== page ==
Democracy on the march

March 06,2018

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Over the last few months, we have witnessed a plethora of long marches and square occupations in the country. The TLYR-led long march, which resulted in a spectacular capitulation of the government to religious extremism, perhaps remains the starkest example of the power of this new form of political claim-making. There have been a number of other lesser known examples (often due to media blackout) of political mobilisations using similar tactics of marches and dharnas to get across political points of view.

For example, an under-reported but hugely popular mobilisation recently took place in Gilgit-Baltistan, where thousands joined a long march to demand the withdrawal of taxes on wheat, a demand eventually accepted by the GB government. More recently, the Pashtun Long March and subsequent sit-in in Islamabad foregrounded the most repressed issues in Pakistan’s political landscape – the pervasive problem of ‘missing’ persons and the systematic discrimination faced by ordinary Pashtuns.

Despite its own historical specificity, the theatrical and confrontational nature of this form of political expression is situated within a global trend observed over the last few years. The Arab Spring was the most intense expression of popular mobilisations that converged onto a particular site and turned into a force that shook regimes and stunned political analysts. The Occupy Wall Street movement was another major event that placed protesters against the powerful financial and political elites of the United States. Similar protests have occurred around the world, including the Indignados movement in Spain and the creation of an Azaadi Chowk at Jawaharlal Nehru University in India, to cite a few examples.

What is remarkable about many of these protests is that they have resorted to direct action to demand better representation and citizenship under democracies. This raises two important questions. First, why is there such persistent public discontent with representative democracies in today’s world? And second, what form of politics (even if in an embryonic stage) is represented by recurrent long marches and sit-ins of space witnessed in Pakistan and around the globe?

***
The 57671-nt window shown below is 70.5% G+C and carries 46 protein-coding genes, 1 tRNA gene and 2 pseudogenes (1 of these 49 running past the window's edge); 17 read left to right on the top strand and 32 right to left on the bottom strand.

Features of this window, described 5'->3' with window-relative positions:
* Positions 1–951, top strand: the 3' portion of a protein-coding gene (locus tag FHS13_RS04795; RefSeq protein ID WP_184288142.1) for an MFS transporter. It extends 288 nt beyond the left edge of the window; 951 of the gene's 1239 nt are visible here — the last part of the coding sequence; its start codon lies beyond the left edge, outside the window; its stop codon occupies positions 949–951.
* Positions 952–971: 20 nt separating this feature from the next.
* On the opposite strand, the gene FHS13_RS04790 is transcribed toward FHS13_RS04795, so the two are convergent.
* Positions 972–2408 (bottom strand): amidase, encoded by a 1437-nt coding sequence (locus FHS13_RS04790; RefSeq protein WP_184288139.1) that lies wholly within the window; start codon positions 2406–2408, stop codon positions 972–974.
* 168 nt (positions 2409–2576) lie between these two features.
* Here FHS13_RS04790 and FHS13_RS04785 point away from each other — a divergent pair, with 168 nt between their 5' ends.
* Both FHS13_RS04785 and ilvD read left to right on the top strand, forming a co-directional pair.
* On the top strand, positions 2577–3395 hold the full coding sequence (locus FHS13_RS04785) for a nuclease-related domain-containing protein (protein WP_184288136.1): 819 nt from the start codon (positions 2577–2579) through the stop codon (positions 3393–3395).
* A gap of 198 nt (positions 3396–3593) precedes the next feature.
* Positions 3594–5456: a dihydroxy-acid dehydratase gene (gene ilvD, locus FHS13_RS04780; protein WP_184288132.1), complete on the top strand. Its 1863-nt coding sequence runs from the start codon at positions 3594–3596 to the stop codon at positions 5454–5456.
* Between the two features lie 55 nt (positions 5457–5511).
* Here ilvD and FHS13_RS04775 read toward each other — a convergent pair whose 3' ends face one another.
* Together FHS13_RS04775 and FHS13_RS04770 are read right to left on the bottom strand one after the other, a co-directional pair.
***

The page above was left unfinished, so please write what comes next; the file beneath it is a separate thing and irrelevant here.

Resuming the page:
The first question is answered by examining the ways in which the content of democracies has been hollowed out over the past few decades. Key economic decisions that impact millions of people are made by global financial elites whose names and faces are not known to the public, let alone being elected or accountable. For example, after the financial crisis of 2008, governments in Washington, London and Brussels were forced to pay massive bailouts to financial institutions, leaving millions of ordinary households in enormous financial instability. With automatisation further decreasing the prospects of long-term employment for the youth, the ‘millennials’ have seen their dreams of social mobility abruptly disrupted by the nightmare of being trapped in a present without a future.

In poorer countries, this context has become an explosive political problem, with many analysts arguing that the root cause of the Arab Spring was the inability of the system to provide opportunities to the youth. By making them ‘surplus populations’ who are no longer needed by the system, a large number of youth today are assigned the role of potential threats that need to be perpetually tamed. This perception of ‘unwanted people’ has led to an international regime of surveillance and securitisation, putting large sections of the population under militarized control.

In Pakistan, the authoritarian tendency to control the lives of ordinary citizens is intertwined with the ethnic, religious and gender fault lines in society. Fata has been affected as part of a geo-strategic calculus by state and non-state actors in which not only certain populations, but entire regions, are becoming disposable. The emergence of ‘zones’ and ‘enclaves’ within countries and cities expresses the discrimination that is carved onto space itself. Today, one sign of demonstrating citizenship rights in Pakistan is one’s ability to cross over from one zone to another without being harassed or humiliated at check posts. Pashtuns are almost always denied this privilege.